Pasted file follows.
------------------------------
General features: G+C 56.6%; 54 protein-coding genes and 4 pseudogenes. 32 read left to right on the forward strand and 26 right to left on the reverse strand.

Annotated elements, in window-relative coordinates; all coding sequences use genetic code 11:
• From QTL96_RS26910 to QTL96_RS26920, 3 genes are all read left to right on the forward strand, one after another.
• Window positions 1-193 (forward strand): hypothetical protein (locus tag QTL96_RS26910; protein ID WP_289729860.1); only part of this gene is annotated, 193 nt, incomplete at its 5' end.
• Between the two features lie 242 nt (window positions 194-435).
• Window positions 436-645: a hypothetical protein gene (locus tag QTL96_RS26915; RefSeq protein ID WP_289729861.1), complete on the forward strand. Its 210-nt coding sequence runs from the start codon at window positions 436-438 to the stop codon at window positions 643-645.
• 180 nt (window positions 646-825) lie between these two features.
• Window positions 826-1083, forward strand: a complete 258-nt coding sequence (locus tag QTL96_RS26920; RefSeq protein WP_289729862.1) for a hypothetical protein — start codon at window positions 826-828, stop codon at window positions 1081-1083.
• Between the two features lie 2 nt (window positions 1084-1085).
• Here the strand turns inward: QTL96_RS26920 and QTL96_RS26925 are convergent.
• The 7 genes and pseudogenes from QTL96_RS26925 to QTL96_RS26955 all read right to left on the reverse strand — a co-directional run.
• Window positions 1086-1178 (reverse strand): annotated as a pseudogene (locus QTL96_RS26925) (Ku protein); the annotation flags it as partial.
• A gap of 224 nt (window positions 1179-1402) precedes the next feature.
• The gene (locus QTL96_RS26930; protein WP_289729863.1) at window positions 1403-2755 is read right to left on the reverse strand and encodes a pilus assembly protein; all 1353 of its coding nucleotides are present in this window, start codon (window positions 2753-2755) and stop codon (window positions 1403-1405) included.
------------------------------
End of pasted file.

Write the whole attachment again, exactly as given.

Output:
General features: G+C 56.6%; 54 protein-coding genes and 4 pseudogenes. 32 read left to right on the forward strand and 26 right to left on the reverse strand.

Annotated elements, in window-relative coordinates; all coding sequences use genetic code 11:
• From QTL96_RS26910 to QTL96_RS26920, 3 genes are all read left to right on the forward strand, one after another.
• Window positions 1-193 (forward strand): hypothetical protein (locus tag QTL96_RS26910; protein ID WP_289729860.1); only part of this gene is annotated, 193 nt, incomplete at its 5' end.
• Between the two features lie 242 nt (window positions 194-435).
• Window positions 436-645: a hypothetical protein gene (locus tag QTL96_RS26915; RefSeq protein ID WP_289729861.1), complete on the forward strand. Its 210-nt coding sequence runs from the start codon at window positions 436-438 to the stop codon at window positions 643-645.
• 180 nt (window positions 646-825) lie between these two features.
• Window positions 826-1083, forward strand: a complete 258-nt coding sequence (locus tag QTL96_RS26920; RefSeq protein WP_289729862.1) for a hypothetical protein — start codon at window positions 826-828, stop codon at window positions 1081-1083.
• Between the two features lie 2 nt (window positions 1084-1085).
• Here the strand turns inward: QTL96_RS26920 and QTL96_RS26925 are convergent.
• The 7 genes and pseudogenes from QTL96_RS26925 to QTL96_RS26955 all read right to left on the reverse strand — a co-directional run.
• Window positions 1086-1178 (reverse strand): annotated as a pseudogene (locus QTL96_RS26925) (Ku protein); the annotation flags it as partial.
• A gap of 224 nt (window positions 1179-1402) precedes the next feature.
• The gene (locus QTL96_RS26930; protein WP_289729863.1) at window positions 1403-2755 is read right to left on the reverse strand and encodes a pilus assembly protein; all 1353 of its coding nucleotides are present in this window, start codon (window positions 2753-2755) and stop codon (window positions 1403-1405) included.